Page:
From Hayley Wickenheiser to Cammi Granato, Barb Underhill, Jen Botterill, and A.J. Mleczko, women are entering every aspect of the men’s hockey world. Last Saturday, a new trailblazer made her mark. Katie Guay, a referee who had extensive IIHF experience and made pioneering strides in NCAA hockey, became the first female referee to work a game in the American Hockey League, the decades-old development league for the NHL.
The 39-year-old Guay had worked the Women’s U18 in 2014, the senior Women’s Worlds a year later, and the 2018 Olympics in PyeongChang. She was the first woman to ref a men’s NCAA Division I game in 2017, and the first to ref a Beanpot game two years later, a classic tournament played among the four Boston-area colleges.
But on 16 October 2021, Guay had the whistle alongside referee Brandon Schrader and linesmen J.P. Waleski and Patrick Dapuzzo as the Lehigh Valley Phantoms took on the Wilkes-Barre/Scranton Penguins in a regular-season AHL game.
“It’s been a process,” Guay explained of the newest highlight in her career. “Back in 2019, I went to the NHL Officiating Combine, and I went again this past August. This was a great opportunity to see what the NHL does for their officials in terms of on-ice testing, games, classroom instruction. It was a great opportunity to learn from some of the best in the game. From there I was invited to the AHL pre-season camp for referees this fall and then was given an opportunity to get on the ice.”
To make clear this is no gimmick, no one-game publicity stunt, the AHL has added ten women to its roster of on-ice officials for 2021/22. Guay was just the start, but a day later it was Kelly Cooke who had the whistle for a Rochester-Utica game. Other female referees who will get a chance this season include Laura White, Samantha Hiller, Elizabeth Mantha (sister of Washington Capitals forward Anthony Mantha) and Amanda Tassoni. Alex Clarke, who became the first female official in a WHL game a couple of weeks ago, will also work in the AHL this season on the line as well as Kirsten Welsh, who days after Clarke became the first female official in the OHL, and Kendall Hanley. All ten of these women have attended an NHL Combine as part of the NHL and NHL Officials Association’s mentorship program.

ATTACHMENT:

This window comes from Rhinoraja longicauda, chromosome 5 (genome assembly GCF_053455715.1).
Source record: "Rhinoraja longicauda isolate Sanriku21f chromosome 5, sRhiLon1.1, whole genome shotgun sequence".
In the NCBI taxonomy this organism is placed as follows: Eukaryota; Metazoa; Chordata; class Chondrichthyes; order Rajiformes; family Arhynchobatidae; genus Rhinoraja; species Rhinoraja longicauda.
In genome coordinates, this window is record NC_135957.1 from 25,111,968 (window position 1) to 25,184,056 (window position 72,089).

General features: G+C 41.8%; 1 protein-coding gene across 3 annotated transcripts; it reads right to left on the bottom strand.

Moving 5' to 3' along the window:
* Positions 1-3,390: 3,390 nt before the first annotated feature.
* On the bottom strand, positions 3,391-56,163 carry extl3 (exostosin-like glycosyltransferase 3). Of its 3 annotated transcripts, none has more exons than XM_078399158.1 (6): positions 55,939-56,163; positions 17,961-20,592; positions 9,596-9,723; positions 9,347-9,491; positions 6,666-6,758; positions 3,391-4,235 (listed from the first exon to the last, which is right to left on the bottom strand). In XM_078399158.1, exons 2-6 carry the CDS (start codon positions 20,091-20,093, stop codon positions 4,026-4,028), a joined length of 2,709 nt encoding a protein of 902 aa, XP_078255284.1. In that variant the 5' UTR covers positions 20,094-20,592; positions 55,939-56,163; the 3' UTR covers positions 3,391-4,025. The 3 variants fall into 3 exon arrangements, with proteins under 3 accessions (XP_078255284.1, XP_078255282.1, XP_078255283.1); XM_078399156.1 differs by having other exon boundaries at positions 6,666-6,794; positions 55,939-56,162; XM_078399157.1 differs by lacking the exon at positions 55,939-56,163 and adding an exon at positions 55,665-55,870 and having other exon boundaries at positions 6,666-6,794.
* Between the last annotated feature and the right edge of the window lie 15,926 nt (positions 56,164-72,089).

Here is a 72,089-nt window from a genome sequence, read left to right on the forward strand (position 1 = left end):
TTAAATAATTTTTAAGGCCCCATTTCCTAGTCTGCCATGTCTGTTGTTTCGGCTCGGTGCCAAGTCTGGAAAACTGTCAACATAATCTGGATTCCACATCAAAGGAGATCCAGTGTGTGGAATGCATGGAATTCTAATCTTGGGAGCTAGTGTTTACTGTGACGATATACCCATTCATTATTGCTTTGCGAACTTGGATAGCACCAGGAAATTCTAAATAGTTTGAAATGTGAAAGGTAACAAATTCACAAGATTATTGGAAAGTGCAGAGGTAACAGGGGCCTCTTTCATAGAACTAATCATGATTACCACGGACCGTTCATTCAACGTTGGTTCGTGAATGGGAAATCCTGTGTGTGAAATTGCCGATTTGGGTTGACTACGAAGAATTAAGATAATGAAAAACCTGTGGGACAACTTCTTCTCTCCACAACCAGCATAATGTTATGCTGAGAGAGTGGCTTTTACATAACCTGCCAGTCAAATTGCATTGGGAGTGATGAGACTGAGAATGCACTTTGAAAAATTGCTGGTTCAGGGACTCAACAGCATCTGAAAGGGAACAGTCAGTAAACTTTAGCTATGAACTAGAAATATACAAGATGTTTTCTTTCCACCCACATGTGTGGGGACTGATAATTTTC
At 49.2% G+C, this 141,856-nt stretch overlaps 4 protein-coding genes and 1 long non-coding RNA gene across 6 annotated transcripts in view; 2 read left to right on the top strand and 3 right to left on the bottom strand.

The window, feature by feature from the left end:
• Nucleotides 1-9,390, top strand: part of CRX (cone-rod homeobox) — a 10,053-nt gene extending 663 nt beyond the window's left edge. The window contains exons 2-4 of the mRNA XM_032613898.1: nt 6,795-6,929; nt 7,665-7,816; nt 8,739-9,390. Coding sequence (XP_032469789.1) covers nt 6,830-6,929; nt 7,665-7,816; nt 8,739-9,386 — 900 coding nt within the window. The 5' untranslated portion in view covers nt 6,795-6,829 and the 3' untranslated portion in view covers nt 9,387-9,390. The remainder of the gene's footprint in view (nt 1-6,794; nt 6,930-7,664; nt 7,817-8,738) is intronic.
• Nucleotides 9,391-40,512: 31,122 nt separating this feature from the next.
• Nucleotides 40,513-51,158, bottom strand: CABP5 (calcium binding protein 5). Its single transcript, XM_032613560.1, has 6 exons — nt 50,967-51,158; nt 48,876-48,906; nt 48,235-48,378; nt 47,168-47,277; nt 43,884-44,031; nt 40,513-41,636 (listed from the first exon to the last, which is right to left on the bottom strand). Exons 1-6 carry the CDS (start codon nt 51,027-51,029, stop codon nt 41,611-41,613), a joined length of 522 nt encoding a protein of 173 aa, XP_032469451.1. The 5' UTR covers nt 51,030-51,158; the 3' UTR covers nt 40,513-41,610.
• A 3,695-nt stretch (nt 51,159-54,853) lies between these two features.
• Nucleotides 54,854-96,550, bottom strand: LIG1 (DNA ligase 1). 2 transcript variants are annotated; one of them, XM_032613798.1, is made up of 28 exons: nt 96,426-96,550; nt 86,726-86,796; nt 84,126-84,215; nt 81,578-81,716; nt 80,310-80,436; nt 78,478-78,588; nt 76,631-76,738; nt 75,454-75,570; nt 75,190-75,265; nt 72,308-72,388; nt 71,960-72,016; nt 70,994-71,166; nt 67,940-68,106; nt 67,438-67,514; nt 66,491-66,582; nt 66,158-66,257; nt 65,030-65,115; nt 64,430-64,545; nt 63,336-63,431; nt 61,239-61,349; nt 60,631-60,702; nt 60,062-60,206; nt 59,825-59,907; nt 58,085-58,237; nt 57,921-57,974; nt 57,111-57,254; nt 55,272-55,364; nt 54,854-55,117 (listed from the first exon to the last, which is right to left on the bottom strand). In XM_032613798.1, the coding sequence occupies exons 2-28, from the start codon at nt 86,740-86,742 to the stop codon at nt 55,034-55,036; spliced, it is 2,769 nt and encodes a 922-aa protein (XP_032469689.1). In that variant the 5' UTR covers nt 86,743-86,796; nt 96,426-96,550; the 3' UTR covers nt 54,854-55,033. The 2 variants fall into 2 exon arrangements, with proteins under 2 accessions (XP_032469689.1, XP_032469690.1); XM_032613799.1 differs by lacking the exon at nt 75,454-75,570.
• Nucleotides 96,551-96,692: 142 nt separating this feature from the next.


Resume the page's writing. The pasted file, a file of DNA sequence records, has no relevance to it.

“Officials are always trying to learn and grow, so any time you can pick another official’s brain and hear their feedback and stories from their career, it’s another opportunity to grow,” Guay continued. “At the Combine there are officiating managers from the NHL, so it’s great to be able to ask questions and get feedback. The NHL is really trying to grow the officiating side of the game, in North America and across the globe.”
Guay has made a name for herself largely for her skating, the first and most important skill for working at the AHL level. She got here like any aspiring male hockey player who didn’t quite have the skill to turn pro. In Guay’s case, she played four years at Brown University (2001-05) but never represented USA Hockey at an IIHF event as a player. Wanting to keep active and stay involved in the game she loved, she turned to refereeing and has never looked back. Although she will be called an AHL referee by many, she will take her skates to myriad arenas this hockey season.